They settled in the valley below Sentinel Peak—to feed, mate, and rest from a long journey, as monarch butterflies do. They flutter about half-tired, half-excited, traversing their local environs along lines, like ants. They have flown a long migration to home never seen; and now I see them, join them, directed in some way as they are, to leave friendly surroundings, pulled to unknown and much anticipated home. It’s not so much that we want to leave as it is that we feel naturally and illogically pulled to another place.
I climbed above them this morning, summited a cone-shaped mountain, Sentinal Peak, just west of Tucson. From there, I looked down as a fluttering monarch might, on home I had never seen. Compelled to fly here, strongly and nonsensically, to live here a month, to explore these desolate mountains and deserts and report on conditions of scorched saguaros and ancient uplifted rock.
Last evening, I settled into a small floorplan at this motel and, on this New Years Eve, this eve of a new adventure, explored my immediate neighborhood. I felt the culmination of a vibration that had pulled me here and away from home that was, away from what was good. It’s not a search for home that drives me, but, like the butterfly, an urge to go. I feel her inexplicable sense as to which direction; her simple and natural following a call. Perhaps there remains in some of us an unidentified string of junk DNA shared in common with certain kinds of birds and butterflies.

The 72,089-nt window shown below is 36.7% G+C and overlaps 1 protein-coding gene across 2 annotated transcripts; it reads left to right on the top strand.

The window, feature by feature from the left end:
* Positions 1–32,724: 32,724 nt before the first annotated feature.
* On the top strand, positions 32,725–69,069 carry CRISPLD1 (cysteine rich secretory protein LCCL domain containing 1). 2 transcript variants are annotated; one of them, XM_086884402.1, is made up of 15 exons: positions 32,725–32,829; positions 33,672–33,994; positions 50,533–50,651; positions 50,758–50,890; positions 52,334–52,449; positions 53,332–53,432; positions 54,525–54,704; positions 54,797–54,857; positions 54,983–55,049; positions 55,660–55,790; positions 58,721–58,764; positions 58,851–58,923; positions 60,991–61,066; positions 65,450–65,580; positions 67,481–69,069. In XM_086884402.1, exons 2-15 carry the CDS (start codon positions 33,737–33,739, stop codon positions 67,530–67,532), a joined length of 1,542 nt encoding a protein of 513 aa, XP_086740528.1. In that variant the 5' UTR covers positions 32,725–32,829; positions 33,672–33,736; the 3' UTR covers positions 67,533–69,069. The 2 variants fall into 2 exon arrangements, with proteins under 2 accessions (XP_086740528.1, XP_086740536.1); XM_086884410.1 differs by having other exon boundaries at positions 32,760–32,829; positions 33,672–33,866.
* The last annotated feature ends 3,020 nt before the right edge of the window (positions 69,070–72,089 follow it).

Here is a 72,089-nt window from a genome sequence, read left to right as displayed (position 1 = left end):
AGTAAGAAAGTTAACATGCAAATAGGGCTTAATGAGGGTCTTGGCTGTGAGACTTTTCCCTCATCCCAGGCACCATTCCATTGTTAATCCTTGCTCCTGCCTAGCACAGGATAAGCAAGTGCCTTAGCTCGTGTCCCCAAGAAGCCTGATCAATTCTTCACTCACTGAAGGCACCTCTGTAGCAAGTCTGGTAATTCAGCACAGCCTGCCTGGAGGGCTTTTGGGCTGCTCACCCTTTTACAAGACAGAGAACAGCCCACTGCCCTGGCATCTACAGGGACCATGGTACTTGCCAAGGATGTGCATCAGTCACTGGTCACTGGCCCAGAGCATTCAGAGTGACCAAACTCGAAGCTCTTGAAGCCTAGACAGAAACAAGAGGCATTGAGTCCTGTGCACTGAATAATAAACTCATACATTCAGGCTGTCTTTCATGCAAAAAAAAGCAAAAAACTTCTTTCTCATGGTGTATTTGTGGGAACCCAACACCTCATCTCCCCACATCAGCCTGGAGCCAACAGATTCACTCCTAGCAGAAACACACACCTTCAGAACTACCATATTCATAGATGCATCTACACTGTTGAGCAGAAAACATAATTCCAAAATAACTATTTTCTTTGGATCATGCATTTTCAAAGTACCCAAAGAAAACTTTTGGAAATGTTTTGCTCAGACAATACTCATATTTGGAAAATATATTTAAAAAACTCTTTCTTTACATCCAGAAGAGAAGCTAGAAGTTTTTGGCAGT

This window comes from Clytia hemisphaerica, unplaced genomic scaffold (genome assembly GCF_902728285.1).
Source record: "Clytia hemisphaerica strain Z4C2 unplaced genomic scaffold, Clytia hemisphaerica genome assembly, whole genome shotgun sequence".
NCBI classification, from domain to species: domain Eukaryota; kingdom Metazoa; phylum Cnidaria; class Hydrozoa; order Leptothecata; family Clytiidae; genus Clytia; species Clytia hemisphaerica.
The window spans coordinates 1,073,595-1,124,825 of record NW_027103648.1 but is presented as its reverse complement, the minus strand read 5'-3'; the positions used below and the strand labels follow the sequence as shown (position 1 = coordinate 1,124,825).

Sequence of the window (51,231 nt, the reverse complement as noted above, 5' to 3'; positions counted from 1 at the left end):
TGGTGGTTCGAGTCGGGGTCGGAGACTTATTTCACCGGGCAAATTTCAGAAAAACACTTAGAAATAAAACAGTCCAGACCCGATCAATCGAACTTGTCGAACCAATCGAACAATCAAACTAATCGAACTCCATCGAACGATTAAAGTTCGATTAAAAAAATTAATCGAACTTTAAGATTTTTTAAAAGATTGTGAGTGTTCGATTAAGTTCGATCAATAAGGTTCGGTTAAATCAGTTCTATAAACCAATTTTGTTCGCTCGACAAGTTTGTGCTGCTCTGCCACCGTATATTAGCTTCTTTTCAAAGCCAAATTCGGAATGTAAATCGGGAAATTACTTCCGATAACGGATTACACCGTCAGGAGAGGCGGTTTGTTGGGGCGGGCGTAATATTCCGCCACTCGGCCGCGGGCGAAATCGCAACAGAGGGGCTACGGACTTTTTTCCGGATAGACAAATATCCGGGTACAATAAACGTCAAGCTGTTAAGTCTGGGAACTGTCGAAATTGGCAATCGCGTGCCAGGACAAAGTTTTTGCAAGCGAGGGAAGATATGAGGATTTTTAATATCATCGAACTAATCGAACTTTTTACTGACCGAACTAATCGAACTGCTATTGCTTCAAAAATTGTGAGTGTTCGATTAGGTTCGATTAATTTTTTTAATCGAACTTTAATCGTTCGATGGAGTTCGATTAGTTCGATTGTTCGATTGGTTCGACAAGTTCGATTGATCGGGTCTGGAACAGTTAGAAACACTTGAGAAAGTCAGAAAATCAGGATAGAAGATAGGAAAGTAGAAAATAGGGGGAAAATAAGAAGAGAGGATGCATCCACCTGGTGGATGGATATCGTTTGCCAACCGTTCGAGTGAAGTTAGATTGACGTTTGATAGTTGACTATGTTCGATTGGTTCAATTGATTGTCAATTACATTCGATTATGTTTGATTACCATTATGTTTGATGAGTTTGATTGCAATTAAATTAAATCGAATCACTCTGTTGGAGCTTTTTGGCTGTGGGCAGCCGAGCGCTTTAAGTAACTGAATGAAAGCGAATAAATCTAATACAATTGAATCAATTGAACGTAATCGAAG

Sentinal Peak viewed from Tucson has an “A” on its side, put there to exalt the University of Arizona. Back in the 1950s, a “T” adorned the side of Hennigher Flat above Pasadena, cleared from of chaparral by students at Caltech. I wonder if the propriety of such intrusions will reach Tucson.